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Future sea-level rise from Greenland's main outlet glaciers in a warming climate
Nick, F.M.; Vieli, A.; Andersen, M.L.; Joughin, I.; Payne, A.; Edwards, T.L.; Pattyn, F.; van de Wal, R.S.W. (2013). Future sea-level rise from Greenland's main outlet glaciers in a warming climate. Nature (Lond.) 497(7448): 235-238. hdl.handle.net/10.1038/nature12068
In: Nature: International Weekly Journal of Science. Nature Publishing Group: London. ISSN 0028-0836, more
Peer reviewed article  

Available in Authors 
    VLIZ: Open Repository 246853 [ OMA ]

Keyword
    Marine

Authors  Top 
  • Nick, F.M., more
  • Vieli, A.
  • Andersen, M.L.
  • Joughin, I.
  • Payne, A.
  • Edwards, T.L.
  • Pattyn, F., more
  • van de Wal, R.S.W.

Abstract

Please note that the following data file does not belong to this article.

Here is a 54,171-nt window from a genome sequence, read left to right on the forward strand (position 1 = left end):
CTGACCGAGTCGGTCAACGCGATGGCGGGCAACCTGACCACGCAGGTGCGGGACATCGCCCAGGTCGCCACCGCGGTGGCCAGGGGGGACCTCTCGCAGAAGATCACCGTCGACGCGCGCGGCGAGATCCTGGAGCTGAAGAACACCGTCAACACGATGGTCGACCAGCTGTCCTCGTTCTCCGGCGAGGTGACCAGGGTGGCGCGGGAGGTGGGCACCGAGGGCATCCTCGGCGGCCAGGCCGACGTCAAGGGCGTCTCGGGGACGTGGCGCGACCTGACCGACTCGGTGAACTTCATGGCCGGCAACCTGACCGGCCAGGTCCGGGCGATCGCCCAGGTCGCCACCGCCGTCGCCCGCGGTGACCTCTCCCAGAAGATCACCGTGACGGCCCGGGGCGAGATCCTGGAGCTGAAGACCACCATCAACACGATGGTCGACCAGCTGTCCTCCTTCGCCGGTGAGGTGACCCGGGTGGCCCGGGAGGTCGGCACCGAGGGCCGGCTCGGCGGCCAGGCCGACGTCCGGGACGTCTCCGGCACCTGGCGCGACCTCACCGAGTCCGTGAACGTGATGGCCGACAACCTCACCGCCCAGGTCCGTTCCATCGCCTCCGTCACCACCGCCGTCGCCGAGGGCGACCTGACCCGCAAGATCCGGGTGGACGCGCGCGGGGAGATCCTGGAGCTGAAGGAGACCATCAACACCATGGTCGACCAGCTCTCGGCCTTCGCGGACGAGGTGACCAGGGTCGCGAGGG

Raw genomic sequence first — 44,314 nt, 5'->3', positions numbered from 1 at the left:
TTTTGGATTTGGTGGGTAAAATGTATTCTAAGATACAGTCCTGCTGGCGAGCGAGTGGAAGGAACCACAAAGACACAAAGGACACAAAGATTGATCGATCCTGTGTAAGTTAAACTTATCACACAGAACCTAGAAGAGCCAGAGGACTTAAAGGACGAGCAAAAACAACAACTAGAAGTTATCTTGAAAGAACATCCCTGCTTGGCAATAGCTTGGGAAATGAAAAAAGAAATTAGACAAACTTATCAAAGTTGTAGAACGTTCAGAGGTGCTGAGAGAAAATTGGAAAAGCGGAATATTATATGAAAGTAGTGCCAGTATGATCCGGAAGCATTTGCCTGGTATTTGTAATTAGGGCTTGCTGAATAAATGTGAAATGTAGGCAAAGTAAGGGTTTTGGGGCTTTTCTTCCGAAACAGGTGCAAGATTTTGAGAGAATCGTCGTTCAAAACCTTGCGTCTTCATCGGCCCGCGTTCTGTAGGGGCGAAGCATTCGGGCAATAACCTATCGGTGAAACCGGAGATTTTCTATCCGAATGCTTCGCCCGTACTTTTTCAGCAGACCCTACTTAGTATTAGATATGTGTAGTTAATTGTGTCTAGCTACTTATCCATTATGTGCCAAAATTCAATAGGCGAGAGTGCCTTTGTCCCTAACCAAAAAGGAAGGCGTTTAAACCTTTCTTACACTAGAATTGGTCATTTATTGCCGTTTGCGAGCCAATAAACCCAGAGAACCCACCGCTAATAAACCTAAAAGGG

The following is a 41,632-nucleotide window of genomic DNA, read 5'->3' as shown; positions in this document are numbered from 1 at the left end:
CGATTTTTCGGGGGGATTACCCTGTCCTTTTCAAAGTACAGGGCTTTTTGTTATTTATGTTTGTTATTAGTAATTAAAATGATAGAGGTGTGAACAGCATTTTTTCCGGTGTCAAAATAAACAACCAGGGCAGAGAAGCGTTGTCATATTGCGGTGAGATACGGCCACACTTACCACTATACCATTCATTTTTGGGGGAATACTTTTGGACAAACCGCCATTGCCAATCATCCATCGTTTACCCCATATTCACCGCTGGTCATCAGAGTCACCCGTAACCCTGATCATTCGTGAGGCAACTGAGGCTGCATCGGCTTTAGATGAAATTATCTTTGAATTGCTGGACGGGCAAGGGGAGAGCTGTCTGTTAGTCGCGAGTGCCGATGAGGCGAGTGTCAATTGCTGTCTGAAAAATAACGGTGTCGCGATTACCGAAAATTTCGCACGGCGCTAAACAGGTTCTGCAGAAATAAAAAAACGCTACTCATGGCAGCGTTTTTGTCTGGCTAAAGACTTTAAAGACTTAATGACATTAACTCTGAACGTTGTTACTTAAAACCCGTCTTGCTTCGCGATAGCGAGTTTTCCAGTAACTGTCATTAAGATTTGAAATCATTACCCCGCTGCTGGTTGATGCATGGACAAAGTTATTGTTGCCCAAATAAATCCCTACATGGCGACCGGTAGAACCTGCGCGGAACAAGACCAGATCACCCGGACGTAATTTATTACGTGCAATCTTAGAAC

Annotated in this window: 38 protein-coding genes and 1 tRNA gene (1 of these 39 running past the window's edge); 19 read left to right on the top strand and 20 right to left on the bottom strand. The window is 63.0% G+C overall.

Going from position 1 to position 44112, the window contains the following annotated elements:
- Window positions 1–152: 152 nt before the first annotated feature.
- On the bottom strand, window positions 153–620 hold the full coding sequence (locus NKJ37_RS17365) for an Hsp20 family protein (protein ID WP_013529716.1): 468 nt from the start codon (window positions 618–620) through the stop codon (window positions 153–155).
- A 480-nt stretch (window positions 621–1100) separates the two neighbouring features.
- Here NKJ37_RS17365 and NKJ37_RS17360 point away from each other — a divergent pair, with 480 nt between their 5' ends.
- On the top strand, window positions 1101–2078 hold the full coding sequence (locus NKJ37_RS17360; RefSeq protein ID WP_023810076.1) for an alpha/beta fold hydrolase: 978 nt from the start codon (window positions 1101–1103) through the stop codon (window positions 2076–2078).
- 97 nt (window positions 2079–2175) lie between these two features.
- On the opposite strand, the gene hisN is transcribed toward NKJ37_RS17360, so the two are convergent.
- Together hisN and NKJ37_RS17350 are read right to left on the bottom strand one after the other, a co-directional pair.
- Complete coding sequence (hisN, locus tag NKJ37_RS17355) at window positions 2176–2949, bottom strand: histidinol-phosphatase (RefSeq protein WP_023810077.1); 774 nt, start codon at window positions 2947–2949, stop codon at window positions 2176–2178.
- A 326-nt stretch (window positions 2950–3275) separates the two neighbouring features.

Over the past decade, ice loss from the Greenland Ice Sheet increased as a result of both increased surface melting and ice discharge to the ocean. The latter is controlled by the acceleration of ice flow and subsequent thinning of fast-flowing marine-terminating outlet glaciers. Quantifying the future dynamic contribution of such glaciers to sea-level rise (SLR) remains a major challenge because outlet glacier dynamics are poorly understood. Here we present a glacier flow model that includes a fully dynamic treatment of marine termini. We use this model to simulate behaviour of four major marine-terminating outlet glaciers, which collectively drain about 22 per cent of the Greenland Ice Sheet. Using atmospheric and oceanic forcing from a mid-range future warming scenario that predicts warming by 2.8 degrees Celsius by 2100, we project a contribution of 19 to 30 millimetres to SLR from these glaciers by 2200. This contribution is largely (80 per cent) dynamic in origin and is caused by several episodic retreats past overdeepenings in outlet glacier troughs. After initial increases, however, dynamic losses from these four outlets remain relatively constant and contribute to SLR individually at rates of about 0.01 to 0.06 millimetres per year. These rates correspond to ice fluxes that are less than twice those of the late 1990s, well below previous upper bounds. For a more extreme future warming scenario (warming by 4.5 degrees Celsius by 2100), the projected losses increase by more than 50 per cent, producing a cumulative SLR of 29 to 49 millimetres by 2200.

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